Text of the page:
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Dec 20

Anniversary Post: Zodiac Killer’s First Victims

Zodiac Killer Artist RenderingOn this day in 1968, teenagers David Arthur Faraday and Betty Lou Jensen were murdered by the Zodiac Killer. They were his first of five confirmed murders. There were two others who he shot or stabbed but who survived. There are four other victims who may have been killed by him: three before this and one after.

Growing up in the Bay Area, the Zodiac Killer was a big deal. He was everything you could ask for in a serial killer. First, he wasn’t into necrophilia; Second, he didn’t torture; he just killed people. I know these might seem like small things to appreciate, but they matter — especially the second one.

More important is that the man had style. He wrote letters to the newspapers. And he created ciphers — only one of which has been decoded. In it, he explains that all the people that he killed would be his slaves in the afterlife. Given his penchant for killing couples, you have to wonder about his repressed sexual desires. Then again, the man was probably just a psychopath.

Zodiac Killer SymbolHis various correspondences included exactly the kind of games that we know from the movies. These included his tally of the game he was supposedly playing with the San Francisco Police Department with things like, “Zodiac = 13, SFPD = 0” but there was his symbol rather than the word “Zodiac.” He also took credit for murders that apparently weren’t his. And he made numerous threats that he never carried out, like bombing a school bus.

All his confirmed killings are confined to a ten month period. Then maybe something a year later. There have been numerous suspects, but everything has fallen through. It’s curious. I tend to think he was someone like Neal Falls: the serial killer who seems to have moved around the country. I don’t know that I care. Even if we determined who he was, it wouldn’t explain anything. We’d be left with the same conclusion: mentally ill murderer.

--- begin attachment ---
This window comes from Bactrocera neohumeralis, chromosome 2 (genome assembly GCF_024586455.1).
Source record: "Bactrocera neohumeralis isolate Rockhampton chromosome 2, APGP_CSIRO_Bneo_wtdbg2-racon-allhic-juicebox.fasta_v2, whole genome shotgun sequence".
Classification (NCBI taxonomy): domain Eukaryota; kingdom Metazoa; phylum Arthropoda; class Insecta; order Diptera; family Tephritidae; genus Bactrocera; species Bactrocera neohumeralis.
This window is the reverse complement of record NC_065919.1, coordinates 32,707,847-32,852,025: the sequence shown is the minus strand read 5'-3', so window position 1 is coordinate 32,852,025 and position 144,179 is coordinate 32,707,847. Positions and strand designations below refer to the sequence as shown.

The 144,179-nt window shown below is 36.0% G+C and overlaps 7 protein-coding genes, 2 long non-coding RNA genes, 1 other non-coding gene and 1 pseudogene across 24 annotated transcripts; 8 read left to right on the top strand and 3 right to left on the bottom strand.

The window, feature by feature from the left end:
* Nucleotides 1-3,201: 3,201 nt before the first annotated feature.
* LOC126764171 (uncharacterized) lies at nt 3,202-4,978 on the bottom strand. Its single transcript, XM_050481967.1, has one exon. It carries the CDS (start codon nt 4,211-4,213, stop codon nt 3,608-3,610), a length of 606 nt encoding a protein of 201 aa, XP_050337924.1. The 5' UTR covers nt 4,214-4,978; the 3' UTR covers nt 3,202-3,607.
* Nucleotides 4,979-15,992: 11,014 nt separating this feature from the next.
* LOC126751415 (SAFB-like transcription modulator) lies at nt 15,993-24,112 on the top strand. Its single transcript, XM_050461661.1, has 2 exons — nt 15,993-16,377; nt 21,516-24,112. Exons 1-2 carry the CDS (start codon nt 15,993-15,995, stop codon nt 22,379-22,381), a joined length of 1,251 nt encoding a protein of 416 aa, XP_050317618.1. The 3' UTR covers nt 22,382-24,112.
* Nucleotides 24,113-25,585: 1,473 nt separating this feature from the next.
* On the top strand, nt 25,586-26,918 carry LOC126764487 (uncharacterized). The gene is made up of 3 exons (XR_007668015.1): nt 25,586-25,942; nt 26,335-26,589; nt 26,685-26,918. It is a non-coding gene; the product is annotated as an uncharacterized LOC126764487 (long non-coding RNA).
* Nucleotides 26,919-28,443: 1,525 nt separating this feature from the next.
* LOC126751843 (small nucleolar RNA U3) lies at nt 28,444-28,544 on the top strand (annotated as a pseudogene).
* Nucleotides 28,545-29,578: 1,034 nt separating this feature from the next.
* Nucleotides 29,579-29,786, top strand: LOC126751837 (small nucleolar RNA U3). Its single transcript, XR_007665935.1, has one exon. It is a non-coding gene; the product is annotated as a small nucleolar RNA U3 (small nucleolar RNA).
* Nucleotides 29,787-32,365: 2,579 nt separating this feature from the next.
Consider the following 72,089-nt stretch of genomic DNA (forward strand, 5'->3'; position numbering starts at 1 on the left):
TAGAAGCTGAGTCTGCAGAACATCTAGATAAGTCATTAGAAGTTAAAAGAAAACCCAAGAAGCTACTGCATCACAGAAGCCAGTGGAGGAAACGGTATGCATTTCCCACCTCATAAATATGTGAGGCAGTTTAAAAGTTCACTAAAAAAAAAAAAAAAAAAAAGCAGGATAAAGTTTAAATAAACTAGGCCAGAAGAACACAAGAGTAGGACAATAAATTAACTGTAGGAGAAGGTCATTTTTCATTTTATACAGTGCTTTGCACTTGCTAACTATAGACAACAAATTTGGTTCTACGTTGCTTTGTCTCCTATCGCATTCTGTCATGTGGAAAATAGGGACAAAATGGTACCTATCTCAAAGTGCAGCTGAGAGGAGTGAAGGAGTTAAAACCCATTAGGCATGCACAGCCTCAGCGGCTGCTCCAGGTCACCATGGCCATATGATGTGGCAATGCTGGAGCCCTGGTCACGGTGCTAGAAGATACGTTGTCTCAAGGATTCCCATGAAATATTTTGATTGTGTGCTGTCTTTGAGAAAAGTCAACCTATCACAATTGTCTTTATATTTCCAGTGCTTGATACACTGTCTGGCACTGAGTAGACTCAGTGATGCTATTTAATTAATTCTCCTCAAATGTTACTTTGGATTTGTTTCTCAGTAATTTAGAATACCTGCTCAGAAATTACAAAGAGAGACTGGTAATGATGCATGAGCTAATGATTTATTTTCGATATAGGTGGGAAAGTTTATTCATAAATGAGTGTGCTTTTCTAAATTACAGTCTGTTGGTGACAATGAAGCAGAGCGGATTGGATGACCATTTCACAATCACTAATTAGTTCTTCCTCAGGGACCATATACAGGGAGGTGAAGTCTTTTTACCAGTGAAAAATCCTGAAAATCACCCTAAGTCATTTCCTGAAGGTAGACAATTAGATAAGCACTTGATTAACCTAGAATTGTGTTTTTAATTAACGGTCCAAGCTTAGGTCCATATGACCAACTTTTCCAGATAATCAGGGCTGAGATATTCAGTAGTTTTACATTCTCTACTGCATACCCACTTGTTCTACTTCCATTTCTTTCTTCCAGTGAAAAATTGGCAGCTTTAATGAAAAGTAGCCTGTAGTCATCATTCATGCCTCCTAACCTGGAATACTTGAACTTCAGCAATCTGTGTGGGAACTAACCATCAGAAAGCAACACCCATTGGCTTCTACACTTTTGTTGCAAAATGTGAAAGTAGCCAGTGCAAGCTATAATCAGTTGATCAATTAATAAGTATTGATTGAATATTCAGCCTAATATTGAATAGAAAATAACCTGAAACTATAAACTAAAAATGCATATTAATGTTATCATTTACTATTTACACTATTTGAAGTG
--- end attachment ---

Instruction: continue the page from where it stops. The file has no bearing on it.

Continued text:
10 comments

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  1. James Fillmore

    Ever see the movie “Zodiac”? It is a movie directed by David Fincher. I saw this movie. It was the first time I’d seen a movie directed by David Fincher. There won’t be a second time.

    “Zodiac” is really two movies. One movie — the one I was interested in — is about the search for the killer, how to decode his clues, etc. That movie is slapshoddily done; aside from a great tense scene where cops interview a suspect, the whole investigation side of the movie is an unfocused mess.

    Then there’s the murders. That’s what “Zodiac” really cares about.

    Those scenes are done with exquisite love and precision. They are among the most vividly spooky things I’ve ever seen (I do not spook easily.) Over and over, the killer approaches people, making small talk, putting them at ease. This shit scared me so hard, when somebody mistakenly knocked on my door while I was watching the film, I turned off every light in my apartment and sat clutching a sharp screwdriver for ten minutes before daring to peek through the door peephole. (Nobody there, naturally. And why didn’t I grab a kitchen knife?)